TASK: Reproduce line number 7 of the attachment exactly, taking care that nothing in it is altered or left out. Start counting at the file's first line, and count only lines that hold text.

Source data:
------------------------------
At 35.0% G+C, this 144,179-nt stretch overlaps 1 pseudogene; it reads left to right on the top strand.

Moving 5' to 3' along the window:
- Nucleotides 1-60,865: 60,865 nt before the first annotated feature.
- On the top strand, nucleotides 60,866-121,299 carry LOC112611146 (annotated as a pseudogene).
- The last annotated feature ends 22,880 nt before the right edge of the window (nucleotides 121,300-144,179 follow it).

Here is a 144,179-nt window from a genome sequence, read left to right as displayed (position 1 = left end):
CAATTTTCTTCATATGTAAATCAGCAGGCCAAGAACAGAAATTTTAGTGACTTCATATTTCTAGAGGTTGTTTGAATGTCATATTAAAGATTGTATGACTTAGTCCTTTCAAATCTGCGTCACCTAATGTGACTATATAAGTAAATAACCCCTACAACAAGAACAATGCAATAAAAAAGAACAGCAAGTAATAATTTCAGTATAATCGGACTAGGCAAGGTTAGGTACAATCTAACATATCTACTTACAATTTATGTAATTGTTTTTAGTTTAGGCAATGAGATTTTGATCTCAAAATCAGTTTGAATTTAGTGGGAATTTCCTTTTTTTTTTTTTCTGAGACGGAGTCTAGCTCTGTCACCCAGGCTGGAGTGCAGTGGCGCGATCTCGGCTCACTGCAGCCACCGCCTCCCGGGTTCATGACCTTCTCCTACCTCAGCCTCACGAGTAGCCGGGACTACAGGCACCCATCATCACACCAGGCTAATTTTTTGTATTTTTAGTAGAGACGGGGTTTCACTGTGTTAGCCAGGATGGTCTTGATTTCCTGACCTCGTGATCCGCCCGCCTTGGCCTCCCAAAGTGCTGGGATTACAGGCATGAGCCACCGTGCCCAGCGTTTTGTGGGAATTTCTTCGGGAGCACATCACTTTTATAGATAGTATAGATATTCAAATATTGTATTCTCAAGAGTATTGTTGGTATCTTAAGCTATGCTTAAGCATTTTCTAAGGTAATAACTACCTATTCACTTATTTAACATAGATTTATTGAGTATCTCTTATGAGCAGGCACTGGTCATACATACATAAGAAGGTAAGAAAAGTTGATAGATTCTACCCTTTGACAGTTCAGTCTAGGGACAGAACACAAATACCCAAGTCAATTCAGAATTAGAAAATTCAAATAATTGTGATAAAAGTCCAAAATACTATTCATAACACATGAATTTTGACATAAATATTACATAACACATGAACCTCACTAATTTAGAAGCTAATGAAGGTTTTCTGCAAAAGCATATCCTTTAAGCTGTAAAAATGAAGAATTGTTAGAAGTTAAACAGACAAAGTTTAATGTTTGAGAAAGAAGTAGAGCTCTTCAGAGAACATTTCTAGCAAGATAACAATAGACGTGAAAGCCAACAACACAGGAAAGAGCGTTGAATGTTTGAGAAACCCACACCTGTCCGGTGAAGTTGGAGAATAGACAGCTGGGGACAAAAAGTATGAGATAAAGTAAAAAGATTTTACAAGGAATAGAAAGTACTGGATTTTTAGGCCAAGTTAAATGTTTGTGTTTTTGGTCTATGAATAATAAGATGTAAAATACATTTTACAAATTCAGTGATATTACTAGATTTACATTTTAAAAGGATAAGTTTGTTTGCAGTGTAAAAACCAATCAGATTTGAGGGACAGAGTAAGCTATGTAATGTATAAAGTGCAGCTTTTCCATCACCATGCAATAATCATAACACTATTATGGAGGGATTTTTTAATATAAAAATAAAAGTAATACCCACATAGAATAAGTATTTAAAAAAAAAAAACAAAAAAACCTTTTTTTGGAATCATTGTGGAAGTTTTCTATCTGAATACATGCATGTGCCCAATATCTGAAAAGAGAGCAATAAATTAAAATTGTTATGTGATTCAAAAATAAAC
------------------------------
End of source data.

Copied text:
CAATTTTCTTCATATGTAAATCAGCAGGCCAAGAACAGAAATTTTAGTGACTTCATATTTCTAGAGGTTGTTTGAATGTCATATTAAAGATTGTATGACTTAGTCCTTTCAAATCTGCGTCACCTAATGTGACTATATAAGTAAATAACCCCTACAACAAGAACAATGCAATAAAAAAGAACAGCAAGTAATAATTTCAGTATAATCGGACTAGGCAAGGTTAGGTACAATCTAACATATCTACTTACAATTTATGTAATTGTTTTTAGTTTAGGCAATGAGATTTTGATCTCAAAATCAGTTTGAATTTAGTGGGAATTTCCTTTTTTTTTTTTTCTGAGACGGAGTCTAGCTCTGTCACCCAGGCTGGAGTGCAGTGGCGCGATCTCGGCTCACTGCAGCCACCGCCTCCCGGGTTCATGACCTTCTCCTACCTCAGCCTCACGAGTAGCCGGGACTACAGGCACCCATCATCACACCAGGCTAATTTTTTGTATTTTTAGTAGAGACGGGGTTTCACTGTGTTAGCCAGGATGGTCTTGATTTCCTGACCTCGTGATCCGCCCGCCTTGGCCTCCCAAAGTGCTGGGATTACAGGCATGAGCCACCGTGCCCAGCGTTTTGTGGGAATTTCTTCGGGAGCACATCACTTTTATAGATAGTATAGATATTCAAATATTGTATTCTCAAGAGTATTGTTGGTATCTTAAGCTATGCTTAAGCATTTTCTAAGGTAATAACTACCTATTCACTTATTTAACATAGATTTATTGAGTATCTCTTATGAGCAGGCACTGGTCATACATACATAAGAAGGTAAGAAAAGTTGATAGATTCTACCCTTTGACAGTTCAGTCTAGGGACAGAACACAAATACCCAAGTCAATTCAGAATTAGAAAATTCAAATAATTGTGATAAAAGTCCAAAATACTATTCATAACACATGAATTTTGACATAAATATTACATAACACATGAACCTCACTAATTTAGAAGCTAATGAAGGTTTTCTGCAAAAGCATATCCTTTAAGCTGTAAAAATGAAGAATTGTTAGAAGTTAAACAGACAAAGTTTAATGTTTGAGAAAGAAGTAGAGCTCTTCAGAGAACATTTCTAGCAAGATAACAATAGACGTGAAAGCCAACAACACAGGAAAGAGCGTTGAATGTTTGAGAAACCCACACCTGTCCGGTGAAGTTGGAGAATAGACAGCTGGGGACAAAAAGTATGAGATAAAGTAAAAAGATTTTACAAGGAATAGAAAGTACTGGATTTTTAGGCCAAGTTAAATGTTTGTGTTTTTGGTCTATGAATAATAAGATGTAAAATACATTTTACAAATTCAGTGATATTACTAGATTTACATTTTAAAAGGATAAGTTTGTTTGCAGTGTAAAAACCAATCAGATTTGAGGGACAGAGTAAGCTATGTAATGTATAAAGTGCAGCTTTTCCATCACCATGCAATAATCATAACACTATTATGGAGGGATTTTTTAATATAAAAATAAAAGTAATACCCACATAGAATAAGTATTTAAAAAAAAAAAACAAAAAAACCTTTTTTTGGAATCATTGTGGAAGTTTTCTATCTGAATACATGCATGTGCCCAATATCTGAAAAGAGAGCAATAAATTAAAATTGTTATGTGATTCAAAAATAAAC